Friday, June 18, 2010

History of Opposition to Shechita in New Zealand

Sorry to beat a dead horse (or at least a stunned chicken), but I found this brief history very interesting.

Opposition to Shechita in New Zealand is nothing new, according to the History of Jews in New Zealand, proposals to make stunning of animals mandatory date back to 1908:

As far back as 1908, the Society for the Prevention of Cruelty to Animals attempted to ban Shehitah. It tried to introduce a Bill in Parliament requiring the stunning of animals before slaughter. When it realized its absurdity as far as the Jewish ritual was concerned, it dropped the proposals. Another campaign undertaken all over New Zealand about 1950 by the Society for the Prevention of Cruelty to Animals to prevent Shehitah, seemed to introduce an element of anti-semitism. Most of the previous objections to Shehitah concerned the manner of casting the animals in preparation for slaughter. When the Jewish communities bought casting pens which overcame this objection, the Society began to object to Shehitah itself, although it had incontrovertible evidence given by the greatest scientists in the world of the humaneness of the Shehitah method. Without notifying Rabbi Astor, the Society removed his name as vice-president, but it retained the name of Sir Ernest Davis as a patron.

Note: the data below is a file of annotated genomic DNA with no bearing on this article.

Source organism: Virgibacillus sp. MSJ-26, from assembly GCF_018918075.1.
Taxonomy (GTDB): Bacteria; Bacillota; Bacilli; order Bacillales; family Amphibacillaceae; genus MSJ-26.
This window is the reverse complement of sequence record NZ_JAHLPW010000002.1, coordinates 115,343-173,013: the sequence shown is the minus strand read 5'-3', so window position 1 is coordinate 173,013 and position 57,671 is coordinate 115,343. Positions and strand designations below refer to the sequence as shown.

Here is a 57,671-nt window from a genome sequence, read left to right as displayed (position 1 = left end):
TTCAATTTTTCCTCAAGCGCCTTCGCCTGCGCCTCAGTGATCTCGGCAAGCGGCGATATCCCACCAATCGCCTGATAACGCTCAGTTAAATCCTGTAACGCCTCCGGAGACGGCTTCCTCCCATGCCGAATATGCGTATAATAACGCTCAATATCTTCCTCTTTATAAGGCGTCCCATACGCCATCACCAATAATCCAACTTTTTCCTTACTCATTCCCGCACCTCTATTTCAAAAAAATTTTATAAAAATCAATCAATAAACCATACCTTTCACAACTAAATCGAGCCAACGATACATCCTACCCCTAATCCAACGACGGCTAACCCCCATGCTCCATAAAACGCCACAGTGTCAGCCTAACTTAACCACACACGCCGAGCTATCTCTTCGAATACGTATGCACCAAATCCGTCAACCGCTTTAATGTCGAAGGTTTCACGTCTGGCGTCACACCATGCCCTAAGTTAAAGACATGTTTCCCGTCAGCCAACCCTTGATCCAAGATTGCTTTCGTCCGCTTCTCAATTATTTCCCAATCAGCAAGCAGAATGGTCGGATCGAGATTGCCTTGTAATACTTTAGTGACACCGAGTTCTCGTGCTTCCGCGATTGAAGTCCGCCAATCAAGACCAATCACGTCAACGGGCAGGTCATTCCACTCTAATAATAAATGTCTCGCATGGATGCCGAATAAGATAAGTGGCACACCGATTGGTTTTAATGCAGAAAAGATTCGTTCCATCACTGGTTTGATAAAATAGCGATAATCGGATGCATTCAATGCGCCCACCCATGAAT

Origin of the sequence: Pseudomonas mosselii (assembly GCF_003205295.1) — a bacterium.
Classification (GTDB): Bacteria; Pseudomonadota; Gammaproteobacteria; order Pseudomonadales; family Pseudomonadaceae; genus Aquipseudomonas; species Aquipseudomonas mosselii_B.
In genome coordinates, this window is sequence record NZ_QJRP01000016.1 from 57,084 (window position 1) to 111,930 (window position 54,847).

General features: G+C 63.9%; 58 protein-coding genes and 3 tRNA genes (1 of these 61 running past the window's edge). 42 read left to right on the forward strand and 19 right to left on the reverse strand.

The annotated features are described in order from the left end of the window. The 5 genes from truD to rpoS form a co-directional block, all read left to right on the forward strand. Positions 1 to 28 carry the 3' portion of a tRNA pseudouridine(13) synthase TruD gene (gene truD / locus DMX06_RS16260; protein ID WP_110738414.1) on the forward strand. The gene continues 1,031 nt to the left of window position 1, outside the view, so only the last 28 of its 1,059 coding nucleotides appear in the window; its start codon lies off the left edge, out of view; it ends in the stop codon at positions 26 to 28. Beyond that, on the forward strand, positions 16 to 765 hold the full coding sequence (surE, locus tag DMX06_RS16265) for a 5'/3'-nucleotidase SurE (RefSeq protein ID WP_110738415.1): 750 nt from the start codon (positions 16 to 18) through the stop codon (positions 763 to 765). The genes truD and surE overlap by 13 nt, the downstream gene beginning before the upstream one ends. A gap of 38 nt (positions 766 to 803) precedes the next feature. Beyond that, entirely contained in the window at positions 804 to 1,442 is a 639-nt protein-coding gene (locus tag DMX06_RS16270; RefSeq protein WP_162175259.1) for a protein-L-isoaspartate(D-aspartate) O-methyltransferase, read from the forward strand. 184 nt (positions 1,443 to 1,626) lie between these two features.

Even earlier there was a bill before parliament in 1894 which was amended to explicitly allow Shechita:

Besides the problem of compulsory religious education in schools, another question which concerned all the New Zealand Jewish communities came before Parliament in 1894. The Government introduced a Bill which had as its purpose the improvement of conditions in the matter of the slaughter of animals. Fearful that the Bill would affect the Jewish method of Shehitah, the committee of the Dunedin Synagogue, its minister and the mayor of the city, telegraphed the mover of the motion, D. Pinkerton, to insert a clause allowing Jews to continue with their method of Kosher slaughtering. To their relief, Parliament agreed.

So for over a hundred years New Zealand parliament has backed the right of the Jewish Community to eat kosher meat in the face of opposition from various animal welfare organizations. Lets hope that the government gets itself back into track

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